Archive for the ‘economics’ category: Page 105

Mar 12, 2016

White House Pushes Plan to Bring Broadband to 20M More Americans

Posted by in categories: economics, employment, internet

President Obama announced a new initiative this week to connect 20 million more Americans to broadband by 2020, further promoting the White House’s agenda to reclassify high speed Internet as a public utility, like water or electricity.

The digital initiative, named ConnectALL, is intended “for folks looking for jobs or workers hoping to learn new skills,” wrote Obama in a Facebook post, acknowledging that in today’s economy, “the Internet isn’t a luxury — it’s a necessity.”

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Mar 11, 2016

The Danger of the Universal Basic Income

Posted by in category: economics


Giving everyone a “basic income” is the latest trendy idea sweeping Silicon Valley. It’s a terrible solution to a real problem.

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Mar 11, 2016

Why sensible criminals choose cybercrime

Posted by in categories: cybercrime/malcode, economics

UK’s biggest threat to their own economy is cybercrimes.

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Mar 9, 2016

Canada To Test Universal Basic Income For Citizens

Posted by in categories: economics, government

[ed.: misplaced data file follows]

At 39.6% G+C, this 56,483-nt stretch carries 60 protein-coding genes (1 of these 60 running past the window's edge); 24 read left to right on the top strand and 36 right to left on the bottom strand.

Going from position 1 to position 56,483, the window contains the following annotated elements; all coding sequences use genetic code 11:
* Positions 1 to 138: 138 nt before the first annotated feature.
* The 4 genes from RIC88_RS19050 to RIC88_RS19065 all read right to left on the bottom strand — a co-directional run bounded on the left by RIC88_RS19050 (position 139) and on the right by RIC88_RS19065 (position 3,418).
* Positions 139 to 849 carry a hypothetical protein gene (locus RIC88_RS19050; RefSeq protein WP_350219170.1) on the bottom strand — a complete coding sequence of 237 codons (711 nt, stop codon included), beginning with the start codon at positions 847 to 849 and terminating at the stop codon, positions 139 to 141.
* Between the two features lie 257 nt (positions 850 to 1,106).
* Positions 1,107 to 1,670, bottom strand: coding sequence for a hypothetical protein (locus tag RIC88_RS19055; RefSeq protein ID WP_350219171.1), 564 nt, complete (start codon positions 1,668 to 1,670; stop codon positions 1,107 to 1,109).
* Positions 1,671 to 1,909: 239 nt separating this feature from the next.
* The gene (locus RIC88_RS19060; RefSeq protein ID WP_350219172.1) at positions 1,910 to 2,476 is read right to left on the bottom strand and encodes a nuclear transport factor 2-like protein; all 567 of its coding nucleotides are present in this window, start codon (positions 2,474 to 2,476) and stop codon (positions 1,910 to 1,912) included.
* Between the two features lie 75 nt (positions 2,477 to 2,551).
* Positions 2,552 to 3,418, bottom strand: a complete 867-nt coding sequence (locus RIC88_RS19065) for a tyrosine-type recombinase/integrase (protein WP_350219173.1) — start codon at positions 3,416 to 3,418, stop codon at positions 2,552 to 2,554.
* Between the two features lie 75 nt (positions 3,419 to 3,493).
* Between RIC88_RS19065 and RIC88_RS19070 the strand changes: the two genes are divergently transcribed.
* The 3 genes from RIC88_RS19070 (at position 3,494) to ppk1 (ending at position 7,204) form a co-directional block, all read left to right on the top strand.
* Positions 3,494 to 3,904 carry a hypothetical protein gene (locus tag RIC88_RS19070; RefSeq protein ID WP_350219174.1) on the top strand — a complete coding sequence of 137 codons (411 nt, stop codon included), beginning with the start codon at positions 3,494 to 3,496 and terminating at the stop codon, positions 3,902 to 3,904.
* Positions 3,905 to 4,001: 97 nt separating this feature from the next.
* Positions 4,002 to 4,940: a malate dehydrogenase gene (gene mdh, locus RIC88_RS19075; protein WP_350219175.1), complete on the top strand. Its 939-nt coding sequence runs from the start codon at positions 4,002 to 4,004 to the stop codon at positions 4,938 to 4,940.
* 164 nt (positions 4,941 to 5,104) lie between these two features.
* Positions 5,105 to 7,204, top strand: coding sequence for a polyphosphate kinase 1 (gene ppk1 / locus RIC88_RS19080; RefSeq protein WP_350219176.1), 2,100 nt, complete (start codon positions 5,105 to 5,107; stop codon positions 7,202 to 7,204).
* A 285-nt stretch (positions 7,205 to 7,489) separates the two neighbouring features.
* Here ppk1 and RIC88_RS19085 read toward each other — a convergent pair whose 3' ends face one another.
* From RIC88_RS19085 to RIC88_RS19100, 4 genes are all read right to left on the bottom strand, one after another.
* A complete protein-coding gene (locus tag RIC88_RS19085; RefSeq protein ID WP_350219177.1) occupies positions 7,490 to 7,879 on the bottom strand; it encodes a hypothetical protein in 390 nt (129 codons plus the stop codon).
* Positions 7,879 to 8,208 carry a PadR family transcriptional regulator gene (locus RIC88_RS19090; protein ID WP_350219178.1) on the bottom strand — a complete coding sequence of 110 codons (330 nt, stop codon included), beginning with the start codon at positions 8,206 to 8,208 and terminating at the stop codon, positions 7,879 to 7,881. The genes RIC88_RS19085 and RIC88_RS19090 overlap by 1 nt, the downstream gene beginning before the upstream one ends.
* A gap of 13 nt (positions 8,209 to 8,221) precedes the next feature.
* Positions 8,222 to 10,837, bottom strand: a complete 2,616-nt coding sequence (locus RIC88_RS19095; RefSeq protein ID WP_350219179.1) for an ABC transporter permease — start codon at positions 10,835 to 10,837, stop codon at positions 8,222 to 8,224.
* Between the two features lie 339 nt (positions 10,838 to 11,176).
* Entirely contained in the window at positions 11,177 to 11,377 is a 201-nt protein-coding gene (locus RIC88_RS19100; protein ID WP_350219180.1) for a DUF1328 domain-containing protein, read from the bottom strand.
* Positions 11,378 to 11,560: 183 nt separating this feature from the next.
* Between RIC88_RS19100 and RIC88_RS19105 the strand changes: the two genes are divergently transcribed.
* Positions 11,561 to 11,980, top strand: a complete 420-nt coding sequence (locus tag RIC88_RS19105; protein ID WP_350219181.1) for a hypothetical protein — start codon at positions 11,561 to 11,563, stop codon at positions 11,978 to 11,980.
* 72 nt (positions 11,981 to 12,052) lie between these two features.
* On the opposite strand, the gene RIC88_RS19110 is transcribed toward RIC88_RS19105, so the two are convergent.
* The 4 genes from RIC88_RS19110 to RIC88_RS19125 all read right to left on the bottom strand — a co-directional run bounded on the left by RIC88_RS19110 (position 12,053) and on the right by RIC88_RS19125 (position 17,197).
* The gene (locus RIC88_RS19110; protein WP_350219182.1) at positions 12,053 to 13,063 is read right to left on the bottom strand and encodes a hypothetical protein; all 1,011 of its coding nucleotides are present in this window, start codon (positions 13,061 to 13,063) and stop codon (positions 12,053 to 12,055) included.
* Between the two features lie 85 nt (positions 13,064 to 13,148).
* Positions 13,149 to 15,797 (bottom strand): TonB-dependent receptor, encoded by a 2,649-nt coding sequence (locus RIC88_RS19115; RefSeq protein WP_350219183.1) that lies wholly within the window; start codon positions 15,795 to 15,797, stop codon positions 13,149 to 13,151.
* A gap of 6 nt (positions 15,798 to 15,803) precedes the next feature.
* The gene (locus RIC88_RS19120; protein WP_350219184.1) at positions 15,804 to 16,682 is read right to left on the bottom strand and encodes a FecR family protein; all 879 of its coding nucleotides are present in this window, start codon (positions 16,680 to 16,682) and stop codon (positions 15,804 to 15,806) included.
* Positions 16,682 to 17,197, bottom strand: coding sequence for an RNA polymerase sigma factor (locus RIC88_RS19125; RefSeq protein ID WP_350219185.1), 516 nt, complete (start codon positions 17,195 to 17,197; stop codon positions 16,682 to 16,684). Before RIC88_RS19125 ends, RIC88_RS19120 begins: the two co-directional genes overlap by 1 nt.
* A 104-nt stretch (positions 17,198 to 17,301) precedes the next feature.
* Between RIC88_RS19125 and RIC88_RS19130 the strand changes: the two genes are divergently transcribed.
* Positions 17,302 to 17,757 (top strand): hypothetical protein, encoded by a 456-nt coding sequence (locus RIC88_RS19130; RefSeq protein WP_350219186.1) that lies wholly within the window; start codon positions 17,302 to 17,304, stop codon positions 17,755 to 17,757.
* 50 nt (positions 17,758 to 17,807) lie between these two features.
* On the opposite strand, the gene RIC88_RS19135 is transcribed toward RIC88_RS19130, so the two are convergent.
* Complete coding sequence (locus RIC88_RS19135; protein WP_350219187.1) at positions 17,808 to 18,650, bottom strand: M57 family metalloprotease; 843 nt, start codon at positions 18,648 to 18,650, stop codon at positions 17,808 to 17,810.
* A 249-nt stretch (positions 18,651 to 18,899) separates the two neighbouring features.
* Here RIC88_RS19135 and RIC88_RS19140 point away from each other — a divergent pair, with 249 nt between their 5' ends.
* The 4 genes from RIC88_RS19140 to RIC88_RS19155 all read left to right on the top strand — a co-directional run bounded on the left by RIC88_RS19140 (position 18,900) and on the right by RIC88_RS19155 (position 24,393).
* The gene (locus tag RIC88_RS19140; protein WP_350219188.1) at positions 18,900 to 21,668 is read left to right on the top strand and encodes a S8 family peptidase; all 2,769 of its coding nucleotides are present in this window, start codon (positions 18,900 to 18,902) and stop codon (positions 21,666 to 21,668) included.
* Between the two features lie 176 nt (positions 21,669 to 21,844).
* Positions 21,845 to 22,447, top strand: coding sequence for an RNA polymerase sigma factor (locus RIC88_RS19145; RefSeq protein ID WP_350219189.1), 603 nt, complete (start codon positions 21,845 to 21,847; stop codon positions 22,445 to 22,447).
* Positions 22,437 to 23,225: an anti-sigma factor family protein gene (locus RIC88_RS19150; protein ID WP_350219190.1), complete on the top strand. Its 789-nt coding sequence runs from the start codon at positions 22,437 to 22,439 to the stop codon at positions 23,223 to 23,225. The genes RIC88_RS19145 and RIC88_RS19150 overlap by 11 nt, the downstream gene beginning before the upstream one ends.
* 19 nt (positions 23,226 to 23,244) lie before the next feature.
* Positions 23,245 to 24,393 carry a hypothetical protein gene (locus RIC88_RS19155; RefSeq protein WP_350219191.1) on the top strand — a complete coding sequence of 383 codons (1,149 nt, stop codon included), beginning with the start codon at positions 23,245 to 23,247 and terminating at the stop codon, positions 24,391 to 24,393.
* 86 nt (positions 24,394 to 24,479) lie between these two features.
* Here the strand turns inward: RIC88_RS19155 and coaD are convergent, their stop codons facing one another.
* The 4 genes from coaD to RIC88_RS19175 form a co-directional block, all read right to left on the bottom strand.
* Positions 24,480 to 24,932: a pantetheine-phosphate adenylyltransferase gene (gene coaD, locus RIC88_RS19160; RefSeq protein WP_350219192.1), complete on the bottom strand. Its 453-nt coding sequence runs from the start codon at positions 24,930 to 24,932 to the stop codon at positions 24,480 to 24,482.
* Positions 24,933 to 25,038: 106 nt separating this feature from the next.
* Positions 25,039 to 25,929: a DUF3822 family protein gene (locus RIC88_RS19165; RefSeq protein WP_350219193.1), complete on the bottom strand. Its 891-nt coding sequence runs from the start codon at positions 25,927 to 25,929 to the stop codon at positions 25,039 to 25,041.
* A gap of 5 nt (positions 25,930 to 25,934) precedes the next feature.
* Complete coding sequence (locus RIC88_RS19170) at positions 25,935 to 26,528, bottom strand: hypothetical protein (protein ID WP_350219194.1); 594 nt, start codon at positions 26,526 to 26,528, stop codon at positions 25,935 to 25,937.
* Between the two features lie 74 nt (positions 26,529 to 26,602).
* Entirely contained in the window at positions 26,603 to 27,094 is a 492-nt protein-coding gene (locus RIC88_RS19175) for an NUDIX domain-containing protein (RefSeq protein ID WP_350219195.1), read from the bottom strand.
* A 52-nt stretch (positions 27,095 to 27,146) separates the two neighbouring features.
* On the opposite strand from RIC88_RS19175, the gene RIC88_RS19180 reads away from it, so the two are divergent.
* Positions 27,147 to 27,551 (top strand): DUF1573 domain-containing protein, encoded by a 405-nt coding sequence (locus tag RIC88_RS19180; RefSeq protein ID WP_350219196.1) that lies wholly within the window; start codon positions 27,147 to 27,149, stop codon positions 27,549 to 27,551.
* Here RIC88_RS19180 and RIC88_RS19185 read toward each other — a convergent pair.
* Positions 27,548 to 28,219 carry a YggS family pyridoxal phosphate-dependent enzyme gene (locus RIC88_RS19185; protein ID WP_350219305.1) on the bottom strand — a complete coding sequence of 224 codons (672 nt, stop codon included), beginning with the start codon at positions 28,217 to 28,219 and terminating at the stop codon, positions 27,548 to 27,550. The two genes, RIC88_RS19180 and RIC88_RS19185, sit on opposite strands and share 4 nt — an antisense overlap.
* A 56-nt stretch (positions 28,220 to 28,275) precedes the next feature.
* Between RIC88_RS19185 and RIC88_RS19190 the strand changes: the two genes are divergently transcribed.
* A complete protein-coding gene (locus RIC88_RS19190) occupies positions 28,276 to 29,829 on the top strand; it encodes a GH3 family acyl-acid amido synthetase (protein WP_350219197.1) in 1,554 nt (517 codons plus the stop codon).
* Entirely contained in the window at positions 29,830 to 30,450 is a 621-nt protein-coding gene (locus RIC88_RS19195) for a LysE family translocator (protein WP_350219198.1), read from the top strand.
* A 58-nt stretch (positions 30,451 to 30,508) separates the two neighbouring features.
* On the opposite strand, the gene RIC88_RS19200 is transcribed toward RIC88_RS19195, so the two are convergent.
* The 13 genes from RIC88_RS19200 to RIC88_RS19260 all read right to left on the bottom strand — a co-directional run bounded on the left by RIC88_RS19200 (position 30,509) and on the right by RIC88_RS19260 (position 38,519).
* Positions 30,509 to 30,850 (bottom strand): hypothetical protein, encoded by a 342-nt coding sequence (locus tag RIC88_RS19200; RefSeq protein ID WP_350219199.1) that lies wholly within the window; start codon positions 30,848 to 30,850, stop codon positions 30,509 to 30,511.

By Jacob Bojesson

The Canadian province of Ontario will join several European countries in testing Unconditional Basic Income (UBI) in the near future.

UBI is a a monthly allowance given to all citizens regardless of their socioeconomic status. Ontario’s regional government will release its designs for a pilot program in 2016.

Continue reading “Canada To Test Universal Basic Income For Citizens” »

Mar 8, 2016

Terra Bella

Posted by in categories: economics, finance, transportation

High-resolution satellite imagery can be used to monitor the flow of goods and commodities to measure global economic indicators. Our imagery can help economists, supply chain managers, hedge fund traders, and logistics operators identify operational inefficiencies and anticipate supply chain bottlenecks from above.

Here’s an example of our imagery in action, depicting supply chain changes in the Port of Long Beach, the second-busiest container port in the United States. The time lapse imagery shows dynamic fluctuations in features including shipping containers, cars and ships.

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Mar 8, 2016

Silicon Valley is broken and heading for social unrest, argues media theorist

Posted by in category: economics

Not good. Could this be one of the many reasons why so many are leaving SV and going to places like NY, Austin, Boston, etc.?

People are angry at Silicon Valley. In recent years, protestors have slashed the tires of buses hired to transport Google employees. They’ve occupied Airbnb’s headquarters and participated in worldwide demonstrations against Uber.

These tech titans stand accused of destroying industries and livelihoods, sucking up wealth for themselves while failing to distribute any wider benefits to the rest of us. And they’re guilty, according to media theorist Douglas Rushkoff, author of the forthcoming book Throwing Rocks at the Google Bus: How Growth became the Enemy of Prosperity. He argues that unless Silicon Valley’s fundamental model changes, we’re heading for mass social unrest.